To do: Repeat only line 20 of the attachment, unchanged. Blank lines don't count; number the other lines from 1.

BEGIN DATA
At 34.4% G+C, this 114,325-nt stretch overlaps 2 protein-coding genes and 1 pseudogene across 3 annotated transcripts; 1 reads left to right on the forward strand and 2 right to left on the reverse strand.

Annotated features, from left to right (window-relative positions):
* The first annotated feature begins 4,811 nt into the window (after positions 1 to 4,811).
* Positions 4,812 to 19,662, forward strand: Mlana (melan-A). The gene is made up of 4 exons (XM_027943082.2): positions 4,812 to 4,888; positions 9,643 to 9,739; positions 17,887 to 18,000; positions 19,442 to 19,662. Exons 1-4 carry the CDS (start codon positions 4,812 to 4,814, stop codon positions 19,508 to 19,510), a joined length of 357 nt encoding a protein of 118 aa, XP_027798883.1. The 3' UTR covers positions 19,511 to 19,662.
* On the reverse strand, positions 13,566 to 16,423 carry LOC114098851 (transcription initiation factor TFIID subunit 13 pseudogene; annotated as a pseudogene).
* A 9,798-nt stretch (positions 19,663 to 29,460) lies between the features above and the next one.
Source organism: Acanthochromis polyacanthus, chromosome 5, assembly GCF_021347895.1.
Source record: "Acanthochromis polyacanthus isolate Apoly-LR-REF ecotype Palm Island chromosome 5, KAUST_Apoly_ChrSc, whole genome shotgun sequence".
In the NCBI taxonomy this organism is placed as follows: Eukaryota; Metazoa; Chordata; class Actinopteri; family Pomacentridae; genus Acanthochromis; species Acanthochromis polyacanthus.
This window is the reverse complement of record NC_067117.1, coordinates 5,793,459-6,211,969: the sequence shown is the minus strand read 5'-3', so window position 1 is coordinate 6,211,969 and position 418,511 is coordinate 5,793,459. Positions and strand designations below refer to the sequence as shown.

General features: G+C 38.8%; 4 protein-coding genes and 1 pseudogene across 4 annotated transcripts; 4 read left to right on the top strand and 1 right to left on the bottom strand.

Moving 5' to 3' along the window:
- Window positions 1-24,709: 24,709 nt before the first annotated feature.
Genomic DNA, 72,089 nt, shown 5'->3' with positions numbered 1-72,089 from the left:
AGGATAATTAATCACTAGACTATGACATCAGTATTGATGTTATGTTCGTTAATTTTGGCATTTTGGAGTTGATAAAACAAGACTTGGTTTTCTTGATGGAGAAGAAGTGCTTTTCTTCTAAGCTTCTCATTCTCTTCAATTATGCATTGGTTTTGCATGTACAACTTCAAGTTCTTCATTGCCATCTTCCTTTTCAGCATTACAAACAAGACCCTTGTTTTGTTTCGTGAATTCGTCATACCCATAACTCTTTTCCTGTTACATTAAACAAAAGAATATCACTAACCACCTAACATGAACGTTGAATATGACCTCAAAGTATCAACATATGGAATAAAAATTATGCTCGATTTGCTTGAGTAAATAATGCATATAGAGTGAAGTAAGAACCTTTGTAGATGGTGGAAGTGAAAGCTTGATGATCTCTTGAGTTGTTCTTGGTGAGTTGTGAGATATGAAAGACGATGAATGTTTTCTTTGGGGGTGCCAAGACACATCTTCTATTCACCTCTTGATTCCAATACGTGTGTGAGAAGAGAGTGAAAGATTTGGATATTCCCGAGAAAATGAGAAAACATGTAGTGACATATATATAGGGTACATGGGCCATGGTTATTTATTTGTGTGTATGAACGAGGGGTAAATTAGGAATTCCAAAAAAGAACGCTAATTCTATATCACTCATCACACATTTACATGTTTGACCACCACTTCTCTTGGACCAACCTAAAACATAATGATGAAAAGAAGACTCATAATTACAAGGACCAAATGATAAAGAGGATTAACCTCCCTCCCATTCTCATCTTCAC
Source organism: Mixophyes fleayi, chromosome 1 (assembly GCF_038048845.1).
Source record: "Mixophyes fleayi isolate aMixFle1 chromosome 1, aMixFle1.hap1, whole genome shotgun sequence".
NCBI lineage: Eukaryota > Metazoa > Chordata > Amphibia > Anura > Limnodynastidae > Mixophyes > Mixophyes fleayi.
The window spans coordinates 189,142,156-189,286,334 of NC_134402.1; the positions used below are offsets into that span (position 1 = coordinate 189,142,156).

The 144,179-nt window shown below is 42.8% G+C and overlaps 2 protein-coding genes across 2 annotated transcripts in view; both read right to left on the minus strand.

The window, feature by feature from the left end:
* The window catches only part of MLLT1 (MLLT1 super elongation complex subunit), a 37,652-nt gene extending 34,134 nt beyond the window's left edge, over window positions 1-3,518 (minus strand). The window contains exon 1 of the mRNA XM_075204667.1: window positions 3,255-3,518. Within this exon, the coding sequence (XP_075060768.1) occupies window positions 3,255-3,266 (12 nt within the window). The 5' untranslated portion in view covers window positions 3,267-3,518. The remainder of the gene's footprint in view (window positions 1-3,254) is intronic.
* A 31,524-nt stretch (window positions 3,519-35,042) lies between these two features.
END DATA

The 144,179-nt window shown below is 42.8% G+C and overlaps 2 protein-coding genes across 2 annotated transcripts in view; both read right to left on the minus strand.